Wednesday, January 18, 2012

Greetings from a Happy Robot

The junk bots on this blog look vicious.

I'll admit enjoying the whole mythos of giant robots from space run amok and determined to take over our pretty, shiny planet.  But there are also heroic robots like R2-C4 that come out of nowhere to save humans from the literary slaughter. 
This is R2-C4.  You may have seen him defending William Shakespeare from the Spacebot.  I would classify him as a moderately vicious looking robot.  It's a good thing he is on our side.

I also have some totally happy and well adjusted junk bots I've built and similar collaborations with Claire.  She tends to save robotic destruction for cartooning and builds generally happy robots.

Unfortunately, those robots haven't been featured often enough and I need to alter the Happy Bot Quotient.

The following happy robot was built as a gift for a friend of the family's high school graduation.  She is a Harry Potter fanatic and one of the biggest Word Nerds we know outside of our own family - ironic as she is the child of an engineer and a math teacher.  She is relentlessly upbeat with a touch of snark and needed a friendly companion for the dorm.

With the exception of the after Halloween clearance arms, this bot was built with parts from my favorite thrift shop.  I was so excited to find a travel Lite Brite!  I can think of few things better for Word Nerds.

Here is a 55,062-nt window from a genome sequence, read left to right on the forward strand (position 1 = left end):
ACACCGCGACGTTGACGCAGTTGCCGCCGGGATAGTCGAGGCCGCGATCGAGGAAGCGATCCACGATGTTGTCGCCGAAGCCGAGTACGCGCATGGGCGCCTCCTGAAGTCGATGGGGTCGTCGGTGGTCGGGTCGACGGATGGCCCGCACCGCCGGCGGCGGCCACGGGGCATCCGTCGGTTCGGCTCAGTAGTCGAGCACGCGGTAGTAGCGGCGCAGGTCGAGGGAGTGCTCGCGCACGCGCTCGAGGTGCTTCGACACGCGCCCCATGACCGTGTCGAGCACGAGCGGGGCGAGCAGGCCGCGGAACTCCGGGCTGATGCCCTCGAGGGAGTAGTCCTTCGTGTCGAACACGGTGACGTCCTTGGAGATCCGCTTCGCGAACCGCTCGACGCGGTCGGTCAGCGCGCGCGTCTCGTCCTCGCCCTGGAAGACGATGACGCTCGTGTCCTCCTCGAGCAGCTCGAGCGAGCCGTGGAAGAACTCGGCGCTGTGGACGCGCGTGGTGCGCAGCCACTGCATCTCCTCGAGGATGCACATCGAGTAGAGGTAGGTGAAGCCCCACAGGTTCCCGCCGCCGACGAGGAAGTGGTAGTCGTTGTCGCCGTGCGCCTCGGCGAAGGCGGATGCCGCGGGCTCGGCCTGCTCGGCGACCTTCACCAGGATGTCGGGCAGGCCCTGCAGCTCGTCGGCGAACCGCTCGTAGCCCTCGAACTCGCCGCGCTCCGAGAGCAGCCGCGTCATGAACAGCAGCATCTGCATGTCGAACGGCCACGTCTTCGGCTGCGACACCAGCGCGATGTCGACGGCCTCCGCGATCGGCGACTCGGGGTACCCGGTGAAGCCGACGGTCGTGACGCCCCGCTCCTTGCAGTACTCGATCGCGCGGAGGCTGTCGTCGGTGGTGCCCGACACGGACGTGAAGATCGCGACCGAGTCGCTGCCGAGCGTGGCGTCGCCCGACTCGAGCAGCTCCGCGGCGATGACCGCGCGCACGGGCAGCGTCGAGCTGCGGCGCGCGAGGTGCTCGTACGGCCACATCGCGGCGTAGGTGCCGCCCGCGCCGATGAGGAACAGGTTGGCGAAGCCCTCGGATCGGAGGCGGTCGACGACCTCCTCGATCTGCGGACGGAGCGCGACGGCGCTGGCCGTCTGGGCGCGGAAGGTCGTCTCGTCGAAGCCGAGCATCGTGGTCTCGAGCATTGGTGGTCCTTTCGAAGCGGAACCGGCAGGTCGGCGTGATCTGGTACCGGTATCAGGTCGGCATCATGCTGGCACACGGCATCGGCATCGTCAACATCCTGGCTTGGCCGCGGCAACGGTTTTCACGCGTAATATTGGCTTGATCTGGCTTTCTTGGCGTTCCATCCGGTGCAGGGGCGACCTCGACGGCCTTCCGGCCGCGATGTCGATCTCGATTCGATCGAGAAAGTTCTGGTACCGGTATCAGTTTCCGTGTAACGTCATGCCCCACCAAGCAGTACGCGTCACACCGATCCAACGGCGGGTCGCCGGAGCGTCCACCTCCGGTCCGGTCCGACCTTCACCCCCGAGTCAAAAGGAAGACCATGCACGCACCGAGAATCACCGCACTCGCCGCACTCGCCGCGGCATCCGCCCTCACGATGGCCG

I didn't have time to add batteries, a switch and LEDs inside the camera.  The light stick arms really balances this guy's look.

Still charming with the lights off.
This robot has a lower recycled content than many due to the light sticks.  All of the assembly hardware came from yard and estate sale garage and basement collections.  We often use LEDs and sound boards recovered from dead or unwanted toys.

I have to admit a bit of existential angst after reading Robert Messenger's post on typewriter vandalism (more commonly known as Key Chopping in North America).  It's hard for me to know where to draw the line between junk and history when gathering parts.  Happy Meal toys are easy as there are whole tubs full that go unsold and end up in the thrift store dumpster.  My Spousal Unit would probably not be shocked to learn that I have scrounged things out of said dumpster.

Both the Lite Brite and the Kodak Hawkeye were garage sale rejects that still had their masking tape price stickers.  Still, the Hawkeye is unique.  I do save and display a variety of point and shoots from the 1930s-1970s.  So the line is fuzzy at times and subject to fits of whimsy on my part.  Generally, the higher the technology and mechanical level, the less likely I am to turn it into a robot part.

So there you have it: a happy robot with a side of angst.  This probably won't be the last happy robot to earn a spot on Vintagetechobsessions.


  1. Nice robots. I think it is fun to take what no one else wants and make something out of it. Not everything can be saved or restored to original so it may as well be used in a different manner.

  2. Love, love, love these! You have inspired me (and I have some young nephews who would go bonkers for this as a maker project). Sewing bobbins for hands? Cool!

  3. Robots are the coolest, thanks for sharing yours.

  4. That's a great robot! The Keychopper parallele is a good point, but here, you don't kill a functioning device of +-15kg for a few parts, but you used the whole thing. Keychopping is like killing elephants for their teeth. This isn't.


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